The flip side of the coin is song two in the sequence “Guilty of a Good Time.” Starting with just Taylor’s voice and Schroedl electric guitar accompaniment, this full band co-write about gambling, drinking, smoking and partying is kicked off with a calm before the storm effect. The band kicks into a stinky strut for this 16-bar Blues (extra 4 bars at the beginning of the form). Wailing “I ain’t guilty, I ain’t guilty of no crime, baby I’m just guilty of a good time” Taylor inhabits that late night regret in which he ran up a big bar tab and got a “late night tattoo.” This hard partying vignette is what Altered Five also does so well. Connecting to the audience who have all been there: drunk, queasy and a little remorseful but fully alive.

Holler If You Hear Me is a strong cohesive album. Altered Five Blues Band have been at it for 19 years. This their 6th full length, pulls together many influences into a straightforward sound. Undeniably Blues, this music has a pop and crackle that takes its cue from drunken late night regional cover band grinding. But, Altered Five elevates with high end musicianship, clever songwriting and the duel knockout of Taylor’s pipes and Schroedl’s steel. Holler If You Hear Me is a fun loving party with a bit of depth and a lot of joy.

Reviewer Bucky O’Hare is a Bluesman based in Boston who spreads his brand of blues and funk all over New England. Bucky has dedicated himself to experiencing the Blues and learning its history. As a writer, Bucky has been influenced by music critics and social commentators such as Angela Davis, Peter Guralnick, Eric Nisenson, Francis Davis and Henry Louis Gates Jr.

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 Featured Blues Review – 6 of 6 

imageRob Lutes – Come Around

Lucky Bear Records

12 songs time – 43:11

Canadian singer-songwriter Rob Lutes brings his unique style of roots music to his current album backed by a tight band of some of Canada’s brightest musicians. Rob wrote or co-wrote eleven of the twelve tunes. The approach here is of the singer-songwriter variety. Rob covers the songs with his raspy vocals as well as accompanying himself on acoustic guitar.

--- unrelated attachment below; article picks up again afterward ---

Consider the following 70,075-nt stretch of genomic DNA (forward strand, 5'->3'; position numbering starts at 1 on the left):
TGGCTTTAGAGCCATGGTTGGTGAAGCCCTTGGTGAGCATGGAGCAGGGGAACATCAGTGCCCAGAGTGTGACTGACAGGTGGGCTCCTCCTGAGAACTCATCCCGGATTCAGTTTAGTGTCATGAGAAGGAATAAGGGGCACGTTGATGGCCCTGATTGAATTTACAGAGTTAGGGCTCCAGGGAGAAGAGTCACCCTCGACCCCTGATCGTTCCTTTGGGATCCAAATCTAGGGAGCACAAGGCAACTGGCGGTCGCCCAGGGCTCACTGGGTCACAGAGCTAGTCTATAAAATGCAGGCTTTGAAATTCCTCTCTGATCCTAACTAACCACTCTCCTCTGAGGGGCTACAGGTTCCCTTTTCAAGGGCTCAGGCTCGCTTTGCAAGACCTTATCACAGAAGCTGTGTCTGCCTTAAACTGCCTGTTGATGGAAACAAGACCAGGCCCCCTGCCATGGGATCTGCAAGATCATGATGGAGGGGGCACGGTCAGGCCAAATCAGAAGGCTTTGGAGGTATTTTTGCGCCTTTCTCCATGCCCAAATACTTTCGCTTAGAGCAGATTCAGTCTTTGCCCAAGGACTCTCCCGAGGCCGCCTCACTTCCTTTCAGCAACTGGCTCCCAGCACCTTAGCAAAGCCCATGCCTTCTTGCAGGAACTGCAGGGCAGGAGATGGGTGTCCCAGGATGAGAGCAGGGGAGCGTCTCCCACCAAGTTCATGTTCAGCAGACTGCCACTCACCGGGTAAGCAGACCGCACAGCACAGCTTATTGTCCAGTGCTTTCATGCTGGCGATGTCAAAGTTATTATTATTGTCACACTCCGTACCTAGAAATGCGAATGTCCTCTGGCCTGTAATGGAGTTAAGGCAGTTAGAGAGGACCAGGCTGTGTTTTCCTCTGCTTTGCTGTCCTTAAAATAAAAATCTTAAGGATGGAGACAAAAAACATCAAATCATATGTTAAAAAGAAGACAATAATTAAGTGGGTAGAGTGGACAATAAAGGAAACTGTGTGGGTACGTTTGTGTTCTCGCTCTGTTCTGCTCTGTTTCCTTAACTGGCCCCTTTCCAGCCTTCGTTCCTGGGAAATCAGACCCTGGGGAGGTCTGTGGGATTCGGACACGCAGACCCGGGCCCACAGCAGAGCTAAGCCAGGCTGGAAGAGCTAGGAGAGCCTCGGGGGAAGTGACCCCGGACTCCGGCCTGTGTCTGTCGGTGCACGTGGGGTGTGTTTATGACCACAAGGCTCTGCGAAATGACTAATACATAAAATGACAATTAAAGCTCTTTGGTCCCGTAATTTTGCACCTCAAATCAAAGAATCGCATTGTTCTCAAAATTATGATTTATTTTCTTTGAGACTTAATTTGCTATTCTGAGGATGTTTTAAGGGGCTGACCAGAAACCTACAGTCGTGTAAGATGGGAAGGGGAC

His voice recalls J.J. Cale particularly on “Knives”. “That Bird Has My Wings” just skips along over Wurlitzer accompaniment and breezy acoustic guitar. The title track “Come Around” is atmospheric with its’ acoustic guitar, Upright bass and piano gently weaving in and out.

Rob MacDonald’s electric slide guitar is appropriate on the Bob Dylan-like “Work Of Art”. He also contributes a wonderfully toned electric guitar to the traditional “In My Time Of Dyin'”. Life’s comforting moments are reflected on in “Fisherman’s Rest”. It delivers a soothing vibe. A similar feel is expressed on “Shediac Bridge”, a listing of reminisces of bygone days set against lovely finger-picked guitar.

A deep guitar tone permeates “Amsterdam”, another song that deals with melancholic memories. Bob Stagg plays his organ against a similar guitar tone on the pensive “Waiting For You”. The last vocal performance is on the upbeat, uplifting “By And By”. Dobro and Wurlitzer piano intertwine for a laidback groove. The acoustic guitar instrumental “Away” brings things to a mellow conclusion.

You find that you’ve just witnessed a rustic, thought provoking singer-songwriter thing of lasting beauty. The production of the musicians by Rob Lutes and Rob MacDonald melds the music and lyrics together as they were meant to be. Another Canadian gem drifted down to grace our ears.

Reviewer Greg “Bluesdog” Szalony hails from the New Jersey Delta.